The Quiet-House Blues
You've packed your children off to camp for a couple of weeks, maybe the entire summer. Now you can enjoy a lifestyle that doesn't revolve solely around your kids. No more carpooling. No fighting commuter traffic to get to her afterschool program before it closes. No checking to see if homework's been done. It's time to make leisurely lunch and dinner dates with friends. Get reacquainted with your spouse. Catch up on your pleasure reading.
And then, several days into their first week away it hits you, catching you totally off guard. It's too quiet in the house, much too quiet. You're feeling blue... and lonely. You miss your kids a lot. You're childsick!
Wait a "summertime-and-the-livin'-is-easy" minute. This isn't how it's supposed to work. Your children are supposed to enjoy camp but also indicate in their emails, letters, phone calls -- and especially on visiting day -- that they miss you, and get homesick every now and then. That's the perfect combination -- a memorable, "I-can't-wait-to-go-back" camping experience, garnished with a healthy dose of homesickness.
You miss them. Of course you do, you love your kids. But you're feeling disconnected, disoriented, and melancholy. What's the cure? You can't stumble about like this for another month or two. You can't risk breaking down again in front of her favorite Oreo cookies in your local supermarket. Being this childsick can't be healthy. Your childless sister, a social worker, has been telling you for years that you're far too "invested" in your kids' lives, that they have become your life.
Take a deep, cleansing breath. There's no cure needed when there's no disease. Your childsickness is a reminder of how deeply connected you are to your children, be they 8 or 15, and of how pivotal they are to your overall feelings of happiness and well-being. Your children breathe a dancing rhythm and energy into your family's life. They may tire, perplex, and frustrate you, but they also make you feel needed and more alive.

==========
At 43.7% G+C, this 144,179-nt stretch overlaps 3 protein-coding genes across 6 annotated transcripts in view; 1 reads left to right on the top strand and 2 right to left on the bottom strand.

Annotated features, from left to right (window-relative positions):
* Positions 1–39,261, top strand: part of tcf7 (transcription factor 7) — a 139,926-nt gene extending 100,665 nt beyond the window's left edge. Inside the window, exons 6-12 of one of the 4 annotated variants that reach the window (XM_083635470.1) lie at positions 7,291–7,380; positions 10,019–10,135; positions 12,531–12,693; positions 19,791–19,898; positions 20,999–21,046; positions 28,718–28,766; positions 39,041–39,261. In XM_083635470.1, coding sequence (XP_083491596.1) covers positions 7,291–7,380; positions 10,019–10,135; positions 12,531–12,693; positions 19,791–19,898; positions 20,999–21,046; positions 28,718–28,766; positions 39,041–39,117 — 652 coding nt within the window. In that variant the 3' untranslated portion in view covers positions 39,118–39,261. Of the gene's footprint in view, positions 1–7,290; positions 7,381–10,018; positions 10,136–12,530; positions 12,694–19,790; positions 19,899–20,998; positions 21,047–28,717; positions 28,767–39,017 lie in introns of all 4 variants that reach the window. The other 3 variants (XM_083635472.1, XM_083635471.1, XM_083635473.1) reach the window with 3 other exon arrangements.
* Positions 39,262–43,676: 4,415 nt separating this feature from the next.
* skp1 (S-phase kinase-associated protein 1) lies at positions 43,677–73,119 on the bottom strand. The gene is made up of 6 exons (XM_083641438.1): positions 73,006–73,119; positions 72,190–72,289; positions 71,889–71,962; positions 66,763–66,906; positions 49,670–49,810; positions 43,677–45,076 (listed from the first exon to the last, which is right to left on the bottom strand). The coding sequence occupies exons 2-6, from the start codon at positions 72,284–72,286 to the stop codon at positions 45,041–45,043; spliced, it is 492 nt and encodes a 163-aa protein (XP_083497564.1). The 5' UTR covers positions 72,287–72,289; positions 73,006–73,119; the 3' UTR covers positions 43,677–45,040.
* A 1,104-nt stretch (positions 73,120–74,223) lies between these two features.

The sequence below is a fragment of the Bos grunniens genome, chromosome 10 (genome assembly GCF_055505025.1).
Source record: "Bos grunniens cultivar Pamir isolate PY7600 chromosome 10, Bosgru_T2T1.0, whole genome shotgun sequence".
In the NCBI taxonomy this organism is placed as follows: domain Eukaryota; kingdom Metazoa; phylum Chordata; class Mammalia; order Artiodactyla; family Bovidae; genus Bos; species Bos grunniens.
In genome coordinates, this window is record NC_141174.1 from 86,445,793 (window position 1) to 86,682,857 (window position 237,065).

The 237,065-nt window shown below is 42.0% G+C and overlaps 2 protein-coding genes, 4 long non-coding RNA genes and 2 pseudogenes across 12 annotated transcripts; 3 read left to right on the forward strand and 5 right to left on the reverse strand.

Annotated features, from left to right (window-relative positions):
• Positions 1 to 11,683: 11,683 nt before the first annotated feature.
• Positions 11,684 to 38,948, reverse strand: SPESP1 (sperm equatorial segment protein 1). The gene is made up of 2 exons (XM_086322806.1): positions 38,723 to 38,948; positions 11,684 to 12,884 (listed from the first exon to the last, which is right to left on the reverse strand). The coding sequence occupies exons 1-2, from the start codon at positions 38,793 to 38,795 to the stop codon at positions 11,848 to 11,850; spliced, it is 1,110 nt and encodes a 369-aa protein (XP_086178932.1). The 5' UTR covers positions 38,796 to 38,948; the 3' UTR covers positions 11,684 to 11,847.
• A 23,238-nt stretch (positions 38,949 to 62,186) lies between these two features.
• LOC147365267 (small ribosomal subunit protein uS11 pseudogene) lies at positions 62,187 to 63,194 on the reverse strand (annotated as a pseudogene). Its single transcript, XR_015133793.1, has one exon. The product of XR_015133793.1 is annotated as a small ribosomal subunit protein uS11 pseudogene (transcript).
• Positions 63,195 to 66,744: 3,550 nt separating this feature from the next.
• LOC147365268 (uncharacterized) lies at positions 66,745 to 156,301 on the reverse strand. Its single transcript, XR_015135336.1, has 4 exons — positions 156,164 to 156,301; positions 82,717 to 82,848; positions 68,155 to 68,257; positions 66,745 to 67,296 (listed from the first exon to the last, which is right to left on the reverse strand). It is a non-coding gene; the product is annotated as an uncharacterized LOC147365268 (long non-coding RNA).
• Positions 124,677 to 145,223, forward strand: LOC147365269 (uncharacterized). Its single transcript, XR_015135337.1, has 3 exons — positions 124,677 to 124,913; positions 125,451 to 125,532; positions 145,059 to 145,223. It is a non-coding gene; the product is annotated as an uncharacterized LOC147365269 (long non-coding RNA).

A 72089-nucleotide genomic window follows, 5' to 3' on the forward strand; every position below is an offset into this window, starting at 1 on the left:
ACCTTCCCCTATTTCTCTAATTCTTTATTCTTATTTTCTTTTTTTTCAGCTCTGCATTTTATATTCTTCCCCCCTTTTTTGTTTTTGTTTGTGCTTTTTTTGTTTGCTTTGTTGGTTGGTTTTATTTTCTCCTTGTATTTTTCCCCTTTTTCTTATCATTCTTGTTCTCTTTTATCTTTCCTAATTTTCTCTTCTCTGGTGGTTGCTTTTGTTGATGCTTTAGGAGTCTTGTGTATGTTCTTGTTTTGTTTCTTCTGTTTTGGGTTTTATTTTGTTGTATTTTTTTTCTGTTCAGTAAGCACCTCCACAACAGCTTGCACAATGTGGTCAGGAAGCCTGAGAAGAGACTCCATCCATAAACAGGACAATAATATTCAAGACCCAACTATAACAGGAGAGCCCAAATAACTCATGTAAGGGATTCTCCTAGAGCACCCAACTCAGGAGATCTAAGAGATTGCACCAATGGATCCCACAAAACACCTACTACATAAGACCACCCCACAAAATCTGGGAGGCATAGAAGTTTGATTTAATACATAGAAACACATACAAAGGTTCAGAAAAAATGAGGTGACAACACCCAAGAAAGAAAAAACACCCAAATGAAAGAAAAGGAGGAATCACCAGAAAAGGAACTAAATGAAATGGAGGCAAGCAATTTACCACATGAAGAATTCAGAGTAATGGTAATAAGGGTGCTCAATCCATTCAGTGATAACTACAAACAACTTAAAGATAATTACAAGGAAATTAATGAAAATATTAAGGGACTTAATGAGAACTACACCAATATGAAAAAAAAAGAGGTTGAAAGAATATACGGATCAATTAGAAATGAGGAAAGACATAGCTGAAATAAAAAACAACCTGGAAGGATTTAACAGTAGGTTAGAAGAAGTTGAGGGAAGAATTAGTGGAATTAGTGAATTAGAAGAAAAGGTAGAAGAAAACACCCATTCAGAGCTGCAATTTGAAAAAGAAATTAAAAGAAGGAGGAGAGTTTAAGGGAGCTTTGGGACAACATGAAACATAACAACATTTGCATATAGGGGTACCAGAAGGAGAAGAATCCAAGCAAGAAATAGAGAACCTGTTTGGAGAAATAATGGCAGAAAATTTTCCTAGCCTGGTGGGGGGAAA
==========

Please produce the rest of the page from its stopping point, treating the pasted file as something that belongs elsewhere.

It might help to commiserate with friends who are going through similar camping separations. I'm sure that you'll find more parents than you'd expect who will admit to feeling childsick. Be careful that your letters and calls do not make your kids feel guilty and sad that you are missing them so much. It's fine to tell them they are missed, to keep them informed of family news and to tell them that you're looking forward to all their stories when they return. But keep your communications with them focused on their life at camp, not your missing them.
Visiting days often leave children emotionally upset because of their parents' sobbing, clingy, "get-the-defibrillator" farewells. Overwrought, dramatic departures are debilitating for your campers, leaving them potentially conflicted about the remainder of their stay at camp. Do your best to make sure that your goodbyes are upbeat and reassuring.
A healthy amount of homesickness and childsickness serve as poignant reminders and confirmations of the ties that bind families together. Accepting and appreciating these loving responses just might make you all happy campers.